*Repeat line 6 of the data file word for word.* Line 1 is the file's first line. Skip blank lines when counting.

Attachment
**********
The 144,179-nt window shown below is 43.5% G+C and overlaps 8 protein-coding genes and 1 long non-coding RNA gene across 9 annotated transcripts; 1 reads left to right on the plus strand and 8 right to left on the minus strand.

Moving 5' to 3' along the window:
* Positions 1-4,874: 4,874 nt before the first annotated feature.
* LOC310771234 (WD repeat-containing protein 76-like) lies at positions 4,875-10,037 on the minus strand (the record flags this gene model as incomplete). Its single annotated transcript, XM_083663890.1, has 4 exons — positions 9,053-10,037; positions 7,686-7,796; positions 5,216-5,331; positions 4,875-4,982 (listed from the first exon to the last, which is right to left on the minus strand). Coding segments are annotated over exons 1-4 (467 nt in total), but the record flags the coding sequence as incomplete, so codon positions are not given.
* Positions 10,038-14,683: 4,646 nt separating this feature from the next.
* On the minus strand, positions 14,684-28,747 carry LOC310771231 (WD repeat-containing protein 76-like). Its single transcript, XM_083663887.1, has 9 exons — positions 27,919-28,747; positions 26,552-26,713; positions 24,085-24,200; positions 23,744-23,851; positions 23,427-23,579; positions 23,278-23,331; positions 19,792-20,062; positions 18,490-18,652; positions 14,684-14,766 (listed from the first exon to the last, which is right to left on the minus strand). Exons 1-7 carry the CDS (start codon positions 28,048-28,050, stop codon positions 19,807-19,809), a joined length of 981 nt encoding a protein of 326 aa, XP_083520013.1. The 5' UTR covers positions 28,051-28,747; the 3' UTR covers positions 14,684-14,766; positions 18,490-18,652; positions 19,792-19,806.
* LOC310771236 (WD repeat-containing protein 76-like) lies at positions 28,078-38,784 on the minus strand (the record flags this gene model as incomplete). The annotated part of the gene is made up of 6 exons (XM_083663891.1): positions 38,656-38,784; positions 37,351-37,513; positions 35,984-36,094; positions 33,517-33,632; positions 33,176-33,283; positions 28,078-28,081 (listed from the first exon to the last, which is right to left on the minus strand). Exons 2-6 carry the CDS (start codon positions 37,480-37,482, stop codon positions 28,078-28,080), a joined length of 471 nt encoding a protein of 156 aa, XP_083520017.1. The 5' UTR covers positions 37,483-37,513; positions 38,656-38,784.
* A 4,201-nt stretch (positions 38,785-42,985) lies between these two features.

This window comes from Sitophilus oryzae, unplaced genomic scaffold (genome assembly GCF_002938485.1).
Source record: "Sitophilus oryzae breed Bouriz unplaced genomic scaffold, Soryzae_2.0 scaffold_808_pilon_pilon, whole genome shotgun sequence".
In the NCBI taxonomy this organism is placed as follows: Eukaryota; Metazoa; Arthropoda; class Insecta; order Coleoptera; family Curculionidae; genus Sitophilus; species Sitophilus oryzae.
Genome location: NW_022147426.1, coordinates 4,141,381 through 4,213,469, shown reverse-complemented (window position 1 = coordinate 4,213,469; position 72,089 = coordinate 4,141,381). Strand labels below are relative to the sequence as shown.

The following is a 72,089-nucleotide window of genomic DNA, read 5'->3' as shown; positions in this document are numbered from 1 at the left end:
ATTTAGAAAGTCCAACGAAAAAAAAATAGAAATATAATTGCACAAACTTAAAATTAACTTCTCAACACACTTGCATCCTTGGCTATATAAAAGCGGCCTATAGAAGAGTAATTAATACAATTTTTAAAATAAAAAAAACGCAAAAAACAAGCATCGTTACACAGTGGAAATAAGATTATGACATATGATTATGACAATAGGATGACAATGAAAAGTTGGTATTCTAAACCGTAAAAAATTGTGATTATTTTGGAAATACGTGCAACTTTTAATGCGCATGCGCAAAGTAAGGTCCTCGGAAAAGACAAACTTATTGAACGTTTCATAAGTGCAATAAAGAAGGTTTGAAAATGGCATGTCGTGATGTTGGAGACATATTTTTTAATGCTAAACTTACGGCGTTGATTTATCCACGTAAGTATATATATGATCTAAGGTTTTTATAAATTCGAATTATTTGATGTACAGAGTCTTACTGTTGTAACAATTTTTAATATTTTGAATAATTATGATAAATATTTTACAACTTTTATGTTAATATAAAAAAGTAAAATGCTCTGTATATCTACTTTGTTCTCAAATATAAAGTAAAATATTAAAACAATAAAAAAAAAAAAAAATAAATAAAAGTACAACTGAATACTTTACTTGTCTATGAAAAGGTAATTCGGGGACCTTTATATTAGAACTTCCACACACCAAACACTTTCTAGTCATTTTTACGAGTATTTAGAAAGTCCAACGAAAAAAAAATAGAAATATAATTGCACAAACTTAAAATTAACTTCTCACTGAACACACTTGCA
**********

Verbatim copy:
* On the minus strand, positions 14,684-28,747 carry LOC310771231 (WD repeat-containing protein 76-like). Its single transcript, XM_083663887.1, has 9 exons — positions 27,919-28,747; positions 26,552-26,713; positions 24,085-24,200; positions 23,744-23,851; positions 23,427-23,579; positions 23,278-23,331; positions 19,792-20,062; positions 18,490-18,652; positions 14,684-14,766 (listed from the first exon to the last, which is right to left on the minus strand). Exons 1-7 carry the CDS (start codon positions 28,048-28,050, stop codon positions 19,807-19,809), a joined length of 981 nt encoding a protein of 326 aa, XP_083520013.1. The 5' UTR covers positions 28,051-28,747; the 3' UTR covers positions 14,684-14,766; positions 18,490-18,652; positions 19,792-19,806.